[Show abstract][Hide abstract] ABSTRACT: Targeted IL-10 therapy improves survival in preclinical models of critical illness, and intestine-specific IL-10 decreases inflammation in models of chronic Inflammatory disease. We therefore sought to determine whether intestine-specific overexpression of IL-10 would improve survival in sepsis. Transgenic mice that overexpress IL-10 in their gut epithelium (Fabpi-IL-10 mice) and wild-type (WT) littermates (n = 127) were subjected to cecal ligation and puncture with a 27-gauge needle. The 7-day survival rate was 45% in transgenic animals and 30% in WT animals (P < or = 0.05). Systemic levels of IL-10 were undetectable in both groups of animals under basal conditions and were elevated to a similar degree in septic animals regardless of whether they expressed the transgene. Local parameter of injury, including gut epithelial apoptosis, intestinal permeability, peritoneal lavage cytokines, and stimulated cytokines from intraepithelial lymphocytes, were similar between transgenic and WT mice. However, in stimulated splenocytes, proinflammatory cytokines monocyte chemoattractant protein 1 (189 +/- 43 vs. 40 +/- 8 pg/mL) and IL-6 (116 +/- 28 vs. 34 +/- 9 pg/mL) were lower in Fabpi-IL-10 mice than WT littermates despite the intestine-specific nature of the transgene (P < 0.05). Cytokine levels were similar in blood and bronchoalveolar lavage fluid between the 2 groups, as were circulating LPS levels. Transgenic mice also had lower white blood cell counts associated with lower absolute neutrophil counts (0.5 +/- 0.1 vs. 1.0 +/- 0.2 10(3)/mm3; P < 0.05). These results indicate that gut-specific overexpression of IL-10 improves survival in a murine model of sepsis, and interactions between the intestinal epithelium and the systemic immune system may play a role in conferring this survival advantage.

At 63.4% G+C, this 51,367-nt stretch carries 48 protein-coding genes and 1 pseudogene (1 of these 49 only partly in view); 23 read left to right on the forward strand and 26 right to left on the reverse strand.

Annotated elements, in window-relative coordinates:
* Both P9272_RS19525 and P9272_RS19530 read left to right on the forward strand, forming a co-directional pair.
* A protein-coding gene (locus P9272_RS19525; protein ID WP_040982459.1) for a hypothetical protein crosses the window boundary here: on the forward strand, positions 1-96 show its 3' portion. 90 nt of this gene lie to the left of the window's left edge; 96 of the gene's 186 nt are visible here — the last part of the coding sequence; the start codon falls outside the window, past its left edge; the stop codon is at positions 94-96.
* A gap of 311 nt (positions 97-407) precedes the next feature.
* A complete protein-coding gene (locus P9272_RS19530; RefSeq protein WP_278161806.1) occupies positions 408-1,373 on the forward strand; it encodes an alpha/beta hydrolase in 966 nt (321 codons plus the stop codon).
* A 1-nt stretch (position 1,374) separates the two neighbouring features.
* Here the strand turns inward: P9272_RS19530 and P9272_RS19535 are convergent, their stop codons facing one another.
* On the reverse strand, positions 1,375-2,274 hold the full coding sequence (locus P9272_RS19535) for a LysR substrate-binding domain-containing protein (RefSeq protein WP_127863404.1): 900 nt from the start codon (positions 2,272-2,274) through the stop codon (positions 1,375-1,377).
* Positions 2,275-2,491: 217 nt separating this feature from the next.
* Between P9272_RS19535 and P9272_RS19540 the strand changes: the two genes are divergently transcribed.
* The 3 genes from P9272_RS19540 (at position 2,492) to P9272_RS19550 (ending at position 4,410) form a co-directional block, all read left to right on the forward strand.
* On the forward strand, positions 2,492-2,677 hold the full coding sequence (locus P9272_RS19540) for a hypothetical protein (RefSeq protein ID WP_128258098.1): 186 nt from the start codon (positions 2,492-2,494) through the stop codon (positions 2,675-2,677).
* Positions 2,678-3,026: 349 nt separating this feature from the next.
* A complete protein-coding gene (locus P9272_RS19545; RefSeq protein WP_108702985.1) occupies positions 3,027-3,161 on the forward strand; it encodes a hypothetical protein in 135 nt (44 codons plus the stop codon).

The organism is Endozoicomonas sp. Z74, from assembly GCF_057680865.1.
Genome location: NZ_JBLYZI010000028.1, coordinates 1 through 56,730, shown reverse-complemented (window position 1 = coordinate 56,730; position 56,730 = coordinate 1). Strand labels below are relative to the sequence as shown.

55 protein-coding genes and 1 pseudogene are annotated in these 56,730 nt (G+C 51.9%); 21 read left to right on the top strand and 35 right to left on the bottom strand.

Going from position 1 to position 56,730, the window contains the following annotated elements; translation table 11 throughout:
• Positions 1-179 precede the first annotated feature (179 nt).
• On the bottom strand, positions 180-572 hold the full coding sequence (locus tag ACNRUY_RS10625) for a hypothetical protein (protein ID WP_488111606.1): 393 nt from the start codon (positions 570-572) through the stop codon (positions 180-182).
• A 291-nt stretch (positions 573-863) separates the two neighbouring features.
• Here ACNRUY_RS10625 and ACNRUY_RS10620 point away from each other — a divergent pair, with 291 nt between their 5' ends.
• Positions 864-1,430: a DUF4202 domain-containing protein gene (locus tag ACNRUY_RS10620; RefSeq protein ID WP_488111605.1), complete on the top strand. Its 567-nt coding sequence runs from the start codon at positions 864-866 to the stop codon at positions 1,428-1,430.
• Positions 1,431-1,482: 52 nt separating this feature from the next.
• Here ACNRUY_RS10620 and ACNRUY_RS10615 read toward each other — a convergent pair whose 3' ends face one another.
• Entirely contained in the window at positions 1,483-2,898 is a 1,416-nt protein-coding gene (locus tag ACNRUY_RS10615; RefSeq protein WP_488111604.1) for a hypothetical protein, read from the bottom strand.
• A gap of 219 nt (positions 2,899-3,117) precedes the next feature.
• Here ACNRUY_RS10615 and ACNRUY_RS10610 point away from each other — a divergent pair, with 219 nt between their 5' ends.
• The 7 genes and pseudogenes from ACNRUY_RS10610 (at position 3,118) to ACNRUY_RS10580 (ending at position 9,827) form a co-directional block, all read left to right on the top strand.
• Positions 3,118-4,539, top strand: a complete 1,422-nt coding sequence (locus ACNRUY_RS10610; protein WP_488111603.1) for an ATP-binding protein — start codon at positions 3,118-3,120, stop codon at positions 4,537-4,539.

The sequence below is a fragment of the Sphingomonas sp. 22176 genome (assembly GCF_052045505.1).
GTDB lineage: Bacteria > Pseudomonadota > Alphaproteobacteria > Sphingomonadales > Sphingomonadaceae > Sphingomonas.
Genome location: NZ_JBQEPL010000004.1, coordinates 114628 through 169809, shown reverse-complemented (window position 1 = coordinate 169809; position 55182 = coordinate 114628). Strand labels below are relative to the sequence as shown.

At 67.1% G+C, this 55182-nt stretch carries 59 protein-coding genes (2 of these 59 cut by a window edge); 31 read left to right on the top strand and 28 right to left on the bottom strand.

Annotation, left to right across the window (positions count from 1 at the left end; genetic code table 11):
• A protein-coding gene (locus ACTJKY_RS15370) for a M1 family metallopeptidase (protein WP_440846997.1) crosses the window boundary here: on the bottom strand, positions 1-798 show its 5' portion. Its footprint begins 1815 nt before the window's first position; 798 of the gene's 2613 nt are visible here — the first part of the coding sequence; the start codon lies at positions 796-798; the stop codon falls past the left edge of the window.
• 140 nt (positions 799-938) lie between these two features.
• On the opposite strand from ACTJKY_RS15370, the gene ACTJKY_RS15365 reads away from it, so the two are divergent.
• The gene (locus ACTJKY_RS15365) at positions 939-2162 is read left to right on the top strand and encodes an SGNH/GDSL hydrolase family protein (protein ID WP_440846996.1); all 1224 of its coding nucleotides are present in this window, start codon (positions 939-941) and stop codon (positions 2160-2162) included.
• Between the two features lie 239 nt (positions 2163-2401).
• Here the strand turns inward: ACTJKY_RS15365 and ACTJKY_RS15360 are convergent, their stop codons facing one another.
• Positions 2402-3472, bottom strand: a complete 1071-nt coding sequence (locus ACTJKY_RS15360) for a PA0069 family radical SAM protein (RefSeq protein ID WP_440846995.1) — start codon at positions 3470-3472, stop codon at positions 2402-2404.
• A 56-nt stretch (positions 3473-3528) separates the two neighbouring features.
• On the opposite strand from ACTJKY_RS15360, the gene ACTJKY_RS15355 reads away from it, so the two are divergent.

[Show abstract][Hide abstract] ABSTRACT: Epidermal growth factor (EGF) is a cytoprotective peptide that has healing effects on the intestinal mucosa. We sought to determine whether systemic administration of EGF after the onset of sepsis improved intestinal integrity and decreased mortality. FVB/N mice were subjected to either sham laparotomy or 2 x 23 cecal ligation and puncture (CLP). Septic mice were further randomized to receive injection of either 150 microg kg(-1) d(-1) (i.p.) EGF or 0.9% saline (i.p.). Circulating EGF levels were decreased after CLP compared with sham animals but were unaffected by giving exogenous EGF treatment. In contrast, intestinal EGF levels increased after CLP and were further augmented by exogenous EGF treatment. Intestinal EGF receptor was increased after CLP, whether assayed by immunohistochemistry, real-time polymerase chain reaction, or Western blot, and exogenous EGF treatment decreased intestinal EGF receptor. Villus length decreased 2-fold between sham and septic animals, and EGF treatment resulted in near total restitution of villus length. Sepsis decreased intestinal proliferation and increased intestinal apoptosis. This was accompanied by increased expression of the proapoptotic proteins Bid and Fas-associated death domain, as well as the cyclin-dependent kinase inhibitor p21 cip1/waf Epidermal growth factor treatment after the onset of sepsis restored both proliferation and apoptosis to levels seen in sham animals and normalized expression of Bid, Fas-associated death domain, and p21 cip1/waf . To determine whether improvements in gut homeostasis were associated with a decrease in sepsis-induced mortality, septic mice with or without EGF treatment after CLP were followed 7 days for survival. Mortality decreased from 60% to 30% in mice treated with EGF after the onset of sepsis (P < 0.05). Thus, EGF may be a potential therapeutic agent for the treatment of sepsis in part due to its ability to protect intestinal integrity.